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Freya Thompson

October 31st, 2023

Why Feminist Foreign Policy doesn’t have all the answers to the humanitarian crisis in Israel-Palestine

2 comments | 2 shares

Estimated reading time: 7 minutes

Freya Thompson

October 31st, 2023

Why Feminist Foreign Policy doesn’t have all the answers to the humanitarian crisis in Israel-Palestine

2 comments | 2 shares

Estimated reading time: 7 minutes

Freya Thompson explores why feminist foreign policy doesn’t have all the answers to the humanitarian crisis in Israel and Palestine.

What is Feminist Foreign Policy?

Over the past decade, there has been a small but growing trend of countries adopting a ‘feminist foreign policy’ (FFP). Piloted in Sweden in 2014, several other countries have since committed to one. Although there is no universal FFP, there are common themes. This includes mainstreaming gender in foreign policy, diverting aid to women’s rights organisations and upholding the sexual and reproductive health and rights (SRHR) of women and girls.

Upholding SRHR is imperative to gender equality. According to the Guttmacher Institute, “achieving sexual and reproductive health relies on realising sexual and reproductive rights, which are based on the human rights of all individuals”. In this lens, such human rights must be respected by international governments and organisations who play a role in humanitarian assistance. What is fundamentally clear is that FFP cannot be achieved without a dedicated focus on SRHR. However, does having a FFP guarantee this provision overseas? Recent events in Gaza and Israel appear to demonstrate otherwise.

How are women affected in wartime?

It is well documented that women are disproportionately affected in times of conflict and war in several ways, in part because of their gender and in part due to their identification as a group in society as ‘female’. Whilst men and boys are at a greater risk of death or injury during conflict, women and girls suffer indirectly in larger numbers. Mass wartime sexual violence has been documented in virtually all humanitarian crises, including but nowhere near limited to the Armenian, Bangladesh, Bosnian and Rwandan Genocides, and more recently in the Tigray War and Russian invasion of Ukraine.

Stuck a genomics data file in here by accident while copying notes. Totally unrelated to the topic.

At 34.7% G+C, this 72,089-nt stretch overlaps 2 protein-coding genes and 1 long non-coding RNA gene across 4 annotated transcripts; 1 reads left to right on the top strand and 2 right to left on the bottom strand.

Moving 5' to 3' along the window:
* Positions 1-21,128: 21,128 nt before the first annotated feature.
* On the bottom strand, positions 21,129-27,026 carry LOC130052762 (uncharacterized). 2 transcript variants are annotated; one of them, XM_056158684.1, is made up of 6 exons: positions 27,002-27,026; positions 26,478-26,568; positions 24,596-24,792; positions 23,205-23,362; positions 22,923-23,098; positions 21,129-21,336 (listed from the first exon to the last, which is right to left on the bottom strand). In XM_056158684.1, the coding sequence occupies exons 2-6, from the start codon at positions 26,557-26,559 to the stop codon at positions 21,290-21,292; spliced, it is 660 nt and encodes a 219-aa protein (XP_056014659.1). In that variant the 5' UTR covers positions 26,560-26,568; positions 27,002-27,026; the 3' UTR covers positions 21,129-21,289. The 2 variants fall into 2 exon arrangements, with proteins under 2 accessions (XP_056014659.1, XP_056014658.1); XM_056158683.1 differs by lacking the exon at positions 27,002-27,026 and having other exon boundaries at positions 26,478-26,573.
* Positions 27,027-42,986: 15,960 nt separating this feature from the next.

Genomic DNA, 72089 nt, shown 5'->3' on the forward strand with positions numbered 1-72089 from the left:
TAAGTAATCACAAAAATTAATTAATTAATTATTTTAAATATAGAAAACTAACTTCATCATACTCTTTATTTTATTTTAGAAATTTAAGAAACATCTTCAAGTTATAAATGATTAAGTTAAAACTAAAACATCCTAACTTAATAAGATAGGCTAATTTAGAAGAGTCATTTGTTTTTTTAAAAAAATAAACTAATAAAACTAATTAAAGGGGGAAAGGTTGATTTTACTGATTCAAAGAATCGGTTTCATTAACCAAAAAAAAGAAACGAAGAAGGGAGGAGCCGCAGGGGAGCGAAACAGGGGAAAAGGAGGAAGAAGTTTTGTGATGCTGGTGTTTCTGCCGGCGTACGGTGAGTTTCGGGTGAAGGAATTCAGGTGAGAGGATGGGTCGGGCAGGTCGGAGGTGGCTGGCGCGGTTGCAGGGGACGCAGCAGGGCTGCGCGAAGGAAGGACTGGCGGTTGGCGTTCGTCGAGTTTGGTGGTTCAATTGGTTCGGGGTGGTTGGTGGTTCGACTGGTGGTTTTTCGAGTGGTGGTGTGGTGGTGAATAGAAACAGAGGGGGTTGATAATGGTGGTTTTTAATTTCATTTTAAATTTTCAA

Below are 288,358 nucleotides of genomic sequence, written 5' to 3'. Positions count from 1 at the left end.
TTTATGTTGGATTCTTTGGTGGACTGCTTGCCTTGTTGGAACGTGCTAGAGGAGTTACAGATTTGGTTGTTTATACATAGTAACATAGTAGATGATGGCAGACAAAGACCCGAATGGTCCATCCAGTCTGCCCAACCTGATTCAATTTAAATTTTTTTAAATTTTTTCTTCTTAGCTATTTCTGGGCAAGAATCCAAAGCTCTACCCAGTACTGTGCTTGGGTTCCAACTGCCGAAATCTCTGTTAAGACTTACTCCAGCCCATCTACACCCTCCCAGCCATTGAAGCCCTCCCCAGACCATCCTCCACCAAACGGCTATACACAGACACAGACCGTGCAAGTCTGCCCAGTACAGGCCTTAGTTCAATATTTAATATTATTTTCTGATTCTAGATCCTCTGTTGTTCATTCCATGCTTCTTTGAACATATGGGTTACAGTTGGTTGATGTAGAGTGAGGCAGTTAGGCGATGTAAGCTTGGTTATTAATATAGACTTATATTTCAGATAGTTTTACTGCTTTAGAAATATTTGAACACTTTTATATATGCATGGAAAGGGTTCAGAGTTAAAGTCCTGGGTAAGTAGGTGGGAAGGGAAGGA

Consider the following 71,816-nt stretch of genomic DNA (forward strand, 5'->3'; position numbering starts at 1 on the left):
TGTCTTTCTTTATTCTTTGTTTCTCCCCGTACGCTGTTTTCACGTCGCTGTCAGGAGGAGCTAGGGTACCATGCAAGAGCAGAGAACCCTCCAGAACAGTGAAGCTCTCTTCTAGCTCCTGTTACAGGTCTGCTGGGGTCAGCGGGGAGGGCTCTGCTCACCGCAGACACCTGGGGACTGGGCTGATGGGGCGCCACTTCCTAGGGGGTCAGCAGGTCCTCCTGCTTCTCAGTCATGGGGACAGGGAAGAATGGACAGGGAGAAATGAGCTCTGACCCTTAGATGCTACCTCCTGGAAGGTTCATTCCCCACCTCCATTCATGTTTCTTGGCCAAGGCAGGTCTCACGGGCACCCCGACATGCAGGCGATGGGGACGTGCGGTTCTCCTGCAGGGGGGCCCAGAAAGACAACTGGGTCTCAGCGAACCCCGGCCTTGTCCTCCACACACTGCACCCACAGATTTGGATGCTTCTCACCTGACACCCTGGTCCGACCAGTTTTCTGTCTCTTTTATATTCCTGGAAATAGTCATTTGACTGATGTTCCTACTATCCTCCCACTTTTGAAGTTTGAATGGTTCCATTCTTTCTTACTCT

If women do not experience this form of violence, they face exacerbated gender-based health inequalities. For pregnant women, conflict destroys their access to health services, providers may be targeted by militants, and they are at an increased risk of adverse birth and mental health outcomes associated with stress related to conflict. The loss of SRH services increases the risk that women die from complications during pregnancy and childbirth. Women face high burdens of malnutrition during conflict, affecting the physical health of themselves and their unborn child if they are pregnant. For victims of sexual violence, access to emergency contraception and abortion services are heavily restricted due to supply chain disruption, destruction of health facilities and stigma. And for millions of women, access to dignified menstrual and personal hygiene care becomes routinely unavailable, as health centres are decimated, women’s shelters overwhelmed, and supply chains disrupted, compounded by the lack of clean water supply.

The situation in Gaza and Israel

The humanitarian crisis unfolding in Gaza demonstrates the limitations of feminist foreign policy. It is estimated that half of the 1.1 million women and girls living in Gaza are now internally displaced. Of these, nearly 50,000 are currently estimated to be pregnant, with 5,522 expected to give birth in the next month. In this context, they face an increased risk of miscarriage or serious health complications due to extreme fear. There is a heightened risk of sexual and labour exploitation and human trafficking, and elderly women are particularly at risk of negligence and violence. Despite this, countries with a feminist foreign policy haven’t responded to this hidden crisis.